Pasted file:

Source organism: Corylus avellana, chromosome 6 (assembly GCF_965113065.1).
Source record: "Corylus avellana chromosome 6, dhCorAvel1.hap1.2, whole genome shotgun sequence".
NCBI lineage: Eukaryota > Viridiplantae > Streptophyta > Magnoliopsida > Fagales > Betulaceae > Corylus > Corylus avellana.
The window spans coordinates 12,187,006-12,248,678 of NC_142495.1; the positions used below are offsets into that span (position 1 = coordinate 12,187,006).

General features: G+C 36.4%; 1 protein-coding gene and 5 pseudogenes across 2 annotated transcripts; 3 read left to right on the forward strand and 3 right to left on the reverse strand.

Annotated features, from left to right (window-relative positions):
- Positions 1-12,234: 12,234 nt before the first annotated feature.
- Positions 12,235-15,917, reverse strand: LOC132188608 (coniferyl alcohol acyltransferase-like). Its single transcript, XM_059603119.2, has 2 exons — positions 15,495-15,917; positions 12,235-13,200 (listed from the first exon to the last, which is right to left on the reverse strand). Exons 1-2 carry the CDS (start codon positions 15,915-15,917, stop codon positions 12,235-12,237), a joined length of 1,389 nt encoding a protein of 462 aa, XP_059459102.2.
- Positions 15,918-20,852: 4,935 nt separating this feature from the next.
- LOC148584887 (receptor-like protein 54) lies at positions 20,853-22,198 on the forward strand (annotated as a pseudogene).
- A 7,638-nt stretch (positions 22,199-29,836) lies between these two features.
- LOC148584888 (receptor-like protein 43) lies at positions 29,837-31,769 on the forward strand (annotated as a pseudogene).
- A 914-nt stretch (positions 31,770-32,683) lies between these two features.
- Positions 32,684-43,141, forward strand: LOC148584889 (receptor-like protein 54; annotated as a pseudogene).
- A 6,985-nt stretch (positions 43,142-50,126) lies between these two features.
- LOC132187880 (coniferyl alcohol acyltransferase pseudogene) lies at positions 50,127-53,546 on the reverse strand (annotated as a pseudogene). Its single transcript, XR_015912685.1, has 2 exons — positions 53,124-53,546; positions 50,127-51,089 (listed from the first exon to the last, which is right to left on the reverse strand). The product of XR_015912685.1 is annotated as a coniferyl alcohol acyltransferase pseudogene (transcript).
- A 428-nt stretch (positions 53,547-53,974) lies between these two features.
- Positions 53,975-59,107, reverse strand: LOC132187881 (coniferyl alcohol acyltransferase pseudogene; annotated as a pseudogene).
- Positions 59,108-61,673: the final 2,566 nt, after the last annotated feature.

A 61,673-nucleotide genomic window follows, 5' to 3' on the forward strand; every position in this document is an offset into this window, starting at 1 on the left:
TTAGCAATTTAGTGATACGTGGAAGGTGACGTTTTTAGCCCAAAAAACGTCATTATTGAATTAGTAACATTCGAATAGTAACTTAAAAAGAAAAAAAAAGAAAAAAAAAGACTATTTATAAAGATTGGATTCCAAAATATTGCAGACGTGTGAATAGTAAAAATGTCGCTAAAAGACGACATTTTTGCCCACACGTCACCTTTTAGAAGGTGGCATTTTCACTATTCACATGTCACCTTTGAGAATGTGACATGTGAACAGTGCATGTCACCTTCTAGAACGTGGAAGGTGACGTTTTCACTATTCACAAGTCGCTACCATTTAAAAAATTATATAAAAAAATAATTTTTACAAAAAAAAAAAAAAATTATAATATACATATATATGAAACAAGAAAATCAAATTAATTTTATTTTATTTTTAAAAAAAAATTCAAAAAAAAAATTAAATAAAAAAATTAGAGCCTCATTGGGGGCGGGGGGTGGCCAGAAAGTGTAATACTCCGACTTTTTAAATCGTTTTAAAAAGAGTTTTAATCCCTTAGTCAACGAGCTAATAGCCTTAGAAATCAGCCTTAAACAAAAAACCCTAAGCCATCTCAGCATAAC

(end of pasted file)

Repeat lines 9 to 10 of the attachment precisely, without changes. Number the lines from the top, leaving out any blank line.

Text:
- Positions 15,918-20,852: 4,935 nt separating this feature from the next.
- LOC148584887 (receptor-like protein 54) lies at positions 20,853-22,198 on the forward strand (annotated as a pseudogene).